- The Washington Times - Monday, February 22, 2016

The White House budget chief told Congress Monday that President Obama would like to free up some, but not all, of the leftover money from the Ebola fight to combat the Zika virus, which has been linked to birth defects in Latin America.

House Appropriations Committee Chairman Harold Rogers, Kentucky Republican, told the Office of Management Budget last week that about $2.7 billion of the $5.3 billion Congress set aside to combat Ebola hadn’t been used, so the administration should look to that money before asking for nearly $2 billion more to fight Zika, the latest global health scare.

OMB Director Shaun Donovan appeared ready to meet the chairman halfway Monday, saying Mr. Obama’s $1.9 billion request — formally submitted Monday — asks Congress to free up Ebola funding set aside for the State Department and U.S. Agency for International Development.

“While the Zika supplemental request reflects our best estimate given current information of potential needs to address Zika there remains significant uncertainty around the scope of the Zika challenges we will face. … Being able to use unplanned State/USAID Ebola funds will give us the flexibility to respond to Zika needs beyond what we have so far identified,” he said in a letter to Mr. Rogers.

Mr. Rogers’ figures last week put that amount at about $1.3 billion. However, the committee said $1.4 billion to the Health and Human Services Department also hasn’t been used, so there is still disagreement between the parties.



In his letter, Mr. Donovan said the “magnitude of the Zika outbreak primarily requires new resources to ensure it is adequately addressed.”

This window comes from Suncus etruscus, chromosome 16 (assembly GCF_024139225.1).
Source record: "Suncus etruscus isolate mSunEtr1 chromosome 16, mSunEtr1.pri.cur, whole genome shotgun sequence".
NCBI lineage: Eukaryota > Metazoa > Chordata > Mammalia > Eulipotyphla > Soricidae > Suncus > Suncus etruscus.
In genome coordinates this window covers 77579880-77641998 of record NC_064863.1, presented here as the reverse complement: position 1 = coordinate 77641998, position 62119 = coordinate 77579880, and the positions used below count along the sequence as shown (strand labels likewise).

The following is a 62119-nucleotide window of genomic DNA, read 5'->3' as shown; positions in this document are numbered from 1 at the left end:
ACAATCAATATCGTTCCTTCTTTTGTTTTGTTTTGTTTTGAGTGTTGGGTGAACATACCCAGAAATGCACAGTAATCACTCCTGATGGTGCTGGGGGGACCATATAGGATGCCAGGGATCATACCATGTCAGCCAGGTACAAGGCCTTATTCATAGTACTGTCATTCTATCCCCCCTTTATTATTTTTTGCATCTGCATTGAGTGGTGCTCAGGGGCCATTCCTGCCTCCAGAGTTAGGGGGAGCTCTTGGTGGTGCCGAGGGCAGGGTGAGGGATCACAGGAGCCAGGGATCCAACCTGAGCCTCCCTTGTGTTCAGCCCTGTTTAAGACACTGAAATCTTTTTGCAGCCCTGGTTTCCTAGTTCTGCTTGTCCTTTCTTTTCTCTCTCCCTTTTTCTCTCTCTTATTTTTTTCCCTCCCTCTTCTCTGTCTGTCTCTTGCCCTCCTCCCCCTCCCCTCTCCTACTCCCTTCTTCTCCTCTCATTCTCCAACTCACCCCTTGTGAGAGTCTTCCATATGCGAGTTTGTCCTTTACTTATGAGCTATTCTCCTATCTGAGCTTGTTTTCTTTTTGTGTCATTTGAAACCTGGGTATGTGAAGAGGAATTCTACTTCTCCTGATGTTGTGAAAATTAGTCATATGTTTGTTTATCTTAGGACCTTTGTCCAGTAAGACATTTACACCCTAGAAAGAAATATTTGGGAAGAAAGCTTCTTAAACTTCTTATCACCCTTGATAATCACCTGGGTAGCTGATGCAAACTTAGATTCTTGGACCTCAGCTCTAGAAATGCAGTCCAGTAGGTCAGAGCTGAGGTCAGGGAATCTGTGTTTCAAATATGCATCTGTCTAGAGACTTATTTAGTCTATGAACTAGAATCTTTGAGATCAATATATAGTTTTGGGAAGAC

“My foremost priority is to protect the health and safety of Americans,” Mr. Obama said in a letter to House Speaker Paul D. Ryan, Wisconsin Republican. “This request supports the necessary steps to fortify our domestic health system, detect and respond to any potential Zika outbreaks at home, and to limit the spread in other countries.”

The administration says efforts to stamp out Ebola aren’t complete and will take awhile, as hard-hit countries rebuild their infrastructure and scientists pursue a vaccine against the virus, which killed 11,000 in West Africa from December 2013 to late 2015.

“We must remain vigilant and continue to direct resources toward Ebola until we are sure that Ebola will not resurge in West Africa,” he wrote.

The emerging Zika threat is causing alarm across Latin America, where researchers have said the virus’ spread coincides with an uptick in the number of babies born with abnormally small heads — a condition known as microcephaly.

As it stands, labs have confirmed 84 cases of Zika within the continental U.S. because travelers brought the virus back with them. Puerto Rico, the U.S. Virgin Islands and American Samoa are reporting local transmission.

“Our response to this disease must be immediate, and emergency funding is the most expedient manner to deploy critical resources to respond to Zika virus both domestically and internationally, while continuing our efforts to respond to Ebola,” Mr. Donovan wrote.

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